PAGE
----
Bill pointed out the cut chain from the gate as criminal damage.  Under the Animal "Health" Bill, they are entitled to break in like this.  But no-one had had the courtesy to ask for the gate to be unlocked.  They had just steam-rollered ahead.  They said they would replace the chain, apparently thinking that made it all alright. 
There was more standing about in the field, with the big group of people broken into several smaller groups, still on their mobile phones.  The police inspector said he needed to "sight" the injunction to halt the proceedings.  It was even then being put before a judge.  In Bristol. 
I found I was shaking, and it wasn't just from the cold.  It was fear and anger as well.  They had learned nothing from 2001 except how to intimidate better.  Someone nudged me and pointed out the number plate on the trailer.  It had tape over it, obscuring the number.  I walked round the vehicle.  Both number plates had been blanked out.  Someone ripped off the tape, revealing S1 GGG.   Trading standards panicked when they realised this, with two people standing in front of the number plate, shouting for someone else to come and replace the tape.  Too late:  we'd got it.  This vehicle and trailer had been and would be on public roads; obviously one rule for them and another one for us.
They decided that there were too many people there to slaughter Harriet on the spot - bad publicity.  They now wanted to take her away alive, and kill her somewhere out of the spotlight.  Couldn't have the television people filming the grisly deed.  Liz was extremely distressed at this.  She envisaged Harriet being chased around the field by uncaring strangers, terrified, with her last few hours spent alone, abandoned, frightened.  If it came down to it, she wanted her own vet to do it in familiar surroundings, with familiar and loving people with her.
Mark Harper had sent someone from the Council to stop the slaughter until the proper legal channels had been gone through.  Barbara Jordan had agreed to drop everything and bring the legal papers up from Cheltenham.  The inspector agreed to wait until she arrived.  Harriet moved up towards her shelter.  The neighbouring cattle bellowed.  We crossed our fingers.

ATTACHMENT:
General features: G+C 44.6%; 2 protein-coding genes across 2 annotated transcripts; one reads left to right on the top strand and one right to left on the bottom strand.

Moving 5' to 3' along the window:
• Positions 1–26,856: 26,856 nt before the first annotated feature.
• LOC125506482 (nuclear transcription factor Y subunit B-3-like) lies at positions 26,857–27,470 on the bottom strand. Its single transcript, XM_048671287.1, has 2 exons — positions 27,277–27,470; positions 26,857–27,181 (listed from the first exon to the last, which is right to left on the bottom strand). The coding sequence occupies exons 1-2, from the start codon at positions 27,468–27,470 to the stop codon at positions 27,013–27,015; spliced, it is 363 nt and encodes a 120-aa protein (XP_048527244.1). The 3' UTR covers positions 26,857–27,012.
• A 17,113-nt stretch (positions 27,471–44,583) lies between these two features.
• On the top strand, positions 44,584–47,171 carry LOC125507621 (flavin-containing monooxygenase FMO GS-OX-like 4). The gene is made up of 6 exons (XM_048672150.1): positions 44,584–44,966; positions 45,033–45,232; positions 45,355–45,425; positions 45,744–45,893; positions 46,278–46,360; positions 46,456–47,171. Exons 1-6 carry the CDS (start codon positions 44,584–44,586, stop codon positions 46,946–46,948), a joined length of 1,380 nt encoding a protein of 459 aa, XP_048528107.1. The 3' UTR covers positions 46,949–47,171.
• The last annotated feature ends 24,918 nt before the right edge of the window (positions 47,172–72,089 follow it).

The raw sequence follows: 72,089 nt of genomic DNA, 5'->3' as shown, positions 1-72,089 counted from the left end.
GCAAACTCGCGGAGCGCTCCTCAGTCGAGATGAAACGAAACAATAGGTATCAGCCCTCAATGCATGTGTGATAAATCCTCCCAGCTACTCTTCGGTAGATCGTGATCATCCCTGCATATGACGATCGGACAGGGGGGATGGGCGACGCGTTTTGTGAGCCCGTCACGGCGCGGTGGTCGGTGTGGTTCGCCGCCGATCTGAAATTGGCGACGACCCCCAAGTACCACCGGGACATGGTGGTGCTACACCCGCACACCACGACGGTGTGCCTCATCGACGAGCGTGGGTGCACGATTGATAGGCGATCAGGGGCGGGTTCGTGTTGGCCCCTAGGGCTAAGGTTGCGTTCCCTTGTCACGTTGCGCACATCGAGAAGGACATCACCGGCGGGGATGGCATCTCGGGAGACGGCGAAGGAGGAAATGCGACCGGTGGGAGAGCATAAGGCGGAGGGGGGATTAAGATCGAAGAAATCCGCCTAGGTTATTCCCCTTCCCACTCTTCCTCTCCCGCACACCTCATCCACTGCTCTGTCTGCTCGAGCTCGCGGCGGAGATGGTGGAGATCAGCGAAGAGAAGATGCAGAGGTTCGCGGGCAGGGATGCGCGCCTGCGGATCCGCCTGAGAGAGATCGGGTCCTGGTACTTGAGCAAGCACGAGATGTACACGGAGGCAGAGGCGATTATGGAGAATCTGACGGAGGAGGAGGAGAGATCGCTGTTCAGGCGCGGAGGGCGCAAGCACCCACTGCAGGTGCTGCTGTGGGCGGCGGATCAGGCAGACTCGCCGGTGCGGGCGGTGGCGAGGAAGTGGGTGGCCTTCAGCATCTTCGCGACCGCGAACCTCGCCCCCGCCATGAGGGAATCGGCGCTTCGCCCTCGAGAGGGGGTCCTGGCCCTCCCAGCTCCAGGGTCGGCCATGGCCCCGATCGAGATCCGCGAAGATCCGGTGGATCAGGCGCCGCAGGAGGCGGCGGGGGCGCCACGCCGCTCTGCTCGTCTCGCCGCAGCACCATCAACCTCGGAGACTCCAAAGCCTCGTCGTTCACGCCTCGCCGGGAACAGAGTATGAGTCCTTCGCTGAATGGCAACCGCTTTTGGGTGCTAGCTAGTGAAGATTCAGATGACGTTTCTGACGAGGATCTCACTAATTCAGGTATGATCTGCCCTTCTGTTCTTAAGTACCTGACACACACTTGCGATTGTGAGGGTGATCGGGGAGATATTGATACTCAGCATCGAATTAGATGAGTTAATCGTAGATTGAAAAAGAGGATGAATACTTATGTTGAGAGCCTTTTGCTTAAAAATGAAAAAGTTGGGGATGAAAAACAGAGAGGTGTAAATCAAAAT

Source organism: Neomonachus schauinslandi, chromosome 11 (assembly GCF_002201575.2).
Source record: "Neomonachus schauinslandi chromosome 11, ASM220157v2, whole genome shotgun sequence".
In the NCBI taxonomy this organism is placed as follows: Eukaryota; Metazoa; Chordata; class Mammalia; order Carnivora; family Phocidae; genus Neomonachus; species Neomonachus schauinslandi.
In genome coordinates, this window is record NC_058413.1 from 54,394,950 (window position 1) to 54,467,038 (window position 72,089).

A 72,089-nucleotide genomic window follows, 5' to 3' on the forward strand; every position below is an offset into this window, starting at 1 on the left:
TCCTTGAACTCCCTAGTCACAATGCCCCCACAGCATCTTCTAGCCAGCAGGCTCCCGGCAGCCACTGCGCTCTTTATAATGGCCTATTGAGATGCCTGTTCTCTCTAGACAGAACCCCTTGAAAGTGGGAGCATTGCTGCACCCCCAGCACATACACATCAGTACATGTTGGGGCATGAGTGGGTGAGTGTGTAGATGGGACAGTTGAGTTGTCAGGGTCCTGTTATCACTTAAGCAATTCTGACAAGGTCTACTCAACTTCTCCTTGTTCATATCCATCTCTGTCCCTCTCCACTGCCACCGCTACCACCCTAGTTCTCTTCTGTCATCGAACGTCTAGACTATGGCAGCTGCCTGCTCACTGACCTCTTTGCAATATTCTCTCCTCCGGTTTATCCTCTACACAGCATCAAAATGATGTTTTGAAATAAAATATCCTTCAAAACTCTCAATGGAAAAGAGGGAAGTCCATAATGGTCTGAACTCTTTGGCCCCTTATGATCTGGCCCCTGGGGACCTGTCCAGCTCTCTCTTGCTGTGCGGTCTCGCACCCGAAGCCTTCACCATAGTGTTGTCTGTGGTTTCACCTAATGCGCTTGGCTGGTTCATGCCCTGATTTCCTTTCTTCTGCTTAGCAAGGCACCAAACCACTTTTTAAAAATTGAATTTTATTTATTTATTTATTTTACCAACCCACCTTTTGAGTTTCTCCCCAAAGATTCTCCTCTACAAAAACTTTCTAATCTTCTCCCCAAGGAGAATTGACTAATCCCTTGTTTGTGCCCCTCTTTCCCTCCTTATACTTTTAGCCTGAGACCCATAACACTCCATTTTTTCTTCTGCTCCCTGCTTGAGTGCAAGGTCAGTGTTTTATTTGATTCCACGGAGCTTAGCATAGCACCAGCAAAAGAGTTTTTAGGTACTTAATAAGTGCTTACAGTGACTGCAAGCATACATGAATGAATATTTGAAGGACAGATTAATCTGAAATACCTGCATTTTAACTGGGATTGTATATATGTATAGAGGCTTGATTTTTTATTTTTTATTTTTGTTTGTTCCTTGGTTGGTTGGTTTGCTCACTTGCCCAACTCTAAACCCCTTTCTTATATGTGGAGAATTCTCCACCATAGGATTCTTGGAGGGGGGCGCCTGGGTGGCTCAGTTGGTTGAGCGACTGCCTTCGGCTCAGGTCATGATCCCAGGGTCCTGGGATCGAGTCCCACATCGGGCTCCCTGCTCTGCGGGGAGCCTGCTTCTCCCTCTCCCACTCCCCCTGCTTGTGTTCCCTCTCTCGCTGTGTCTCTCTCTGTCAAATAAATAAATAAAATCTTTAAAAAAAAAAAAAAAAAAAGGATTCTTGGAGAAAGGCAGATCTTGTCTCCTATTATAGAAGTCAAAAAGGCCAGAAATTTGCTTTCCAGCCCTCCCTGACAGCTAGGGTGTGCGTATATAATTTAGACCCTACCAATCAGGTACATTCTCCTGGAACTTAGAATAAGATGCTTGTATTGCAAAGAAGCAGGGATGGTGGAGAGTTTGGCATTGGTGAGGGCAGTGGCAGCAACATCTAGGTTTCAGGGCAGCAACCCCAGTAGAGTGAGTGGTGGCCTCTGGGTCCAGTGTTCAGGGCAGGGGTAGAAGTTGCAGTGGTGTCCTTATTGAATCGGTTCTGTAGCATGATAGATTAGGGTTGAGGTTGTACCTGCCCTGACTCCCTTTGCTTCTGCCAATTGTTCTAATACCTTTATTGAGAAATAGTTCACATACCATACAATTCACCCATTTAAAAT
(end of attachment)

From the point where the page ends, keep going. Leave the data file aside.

Barbara Jordan walked up the muddy lane in her smart suit and high-heeled shoes.  She said the injunction was before the judge, and handed over the papers to the police inspector.  Her authoritative voice commanded attention, and she said the situation was "unfortunate".  She said legal proceedings were underway.  The yellow jackets started trickling out of the field, Gareth Roderick mumbled something about consulting his superiors, the cameras rolled.
Harriet's friends heaved a collective sigh of relief, and assembled in the kitchen.  The family confirmed that they'd had no notice of this, that if they hadn't had a tip-off they may well have been out, leaving Defra to break in and kill Harriet.  They were distraught and angry at how they had been treated.  Defra would have received Barbara's letter that morning, and new rules to change culling of cohorts to monitoring, comes in at the end of the month.  Perhaps that's why they were in such a hurry to kill.  Once again, it reminds me of the experiments done by Stanley Milgram, the psychologist, in 1963 on obedience to authority.
In any case, with about 20 public servants standing about in a muddy field bent on killing a healthy cow for four hours, what a waste of public money.